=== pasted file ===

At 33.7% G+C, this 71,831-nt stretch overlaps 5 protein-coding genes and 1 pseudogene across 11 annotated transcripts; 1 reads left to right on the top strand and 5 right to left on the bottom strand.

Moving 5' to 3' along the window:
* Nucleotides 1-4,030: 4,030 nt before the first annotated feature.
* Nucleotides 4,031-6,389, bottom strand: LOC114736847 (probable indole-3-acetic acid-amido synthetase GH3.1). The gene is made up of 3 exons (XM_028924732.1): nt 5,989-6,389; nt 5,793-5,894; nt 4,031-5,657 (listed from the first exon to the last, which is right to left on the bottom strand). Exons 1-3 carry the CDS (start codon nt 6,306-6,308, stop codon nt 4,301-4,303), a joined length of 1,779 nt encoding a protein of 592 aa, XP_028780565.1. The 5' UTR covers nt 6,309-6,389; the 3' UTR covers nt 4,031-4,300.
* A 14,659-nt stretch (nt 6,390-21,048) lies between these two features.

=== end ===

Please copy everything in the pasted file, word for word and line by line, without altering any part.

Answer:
At 33.7% G+C, this 71,831-nt stretch overlaps 5 protein-coding genes and 1 pseudogene across 11 annotated transcripts; 1 reads left to right on the top strand and 5 right to left on the bottom strand.

Moving 5' to 3' along the window:
* Nucleotides 1-4,030: 4,030 nt before the first annotated feature.
* Nucleotides 4,031-6,389, bottom strand: LOC114736847 (probable indole-3-acetic acid-amido synthetase GH3.1). The gene is made up of 3 exons (XM_028924732.1): nt 5,989-6,389; nt 5,793-5,894; nt 4,031-5,657 (listed from the first exon to the last, which is right to left on the bottom strand). Exons 1-3 carry the CDS (start codon nt 6,306-6,308, stop codon nt 4,301-4,303), a joined length of 1,779 nt encoding a protein of 592 aa, XP_028780565.1. The 5' UTR covers nt 6,309-6,389; the 3' UTR covers nt 4,031-4,300.
* A 14,659-nt stretch (nt 6,390-21,048) lies between these two features.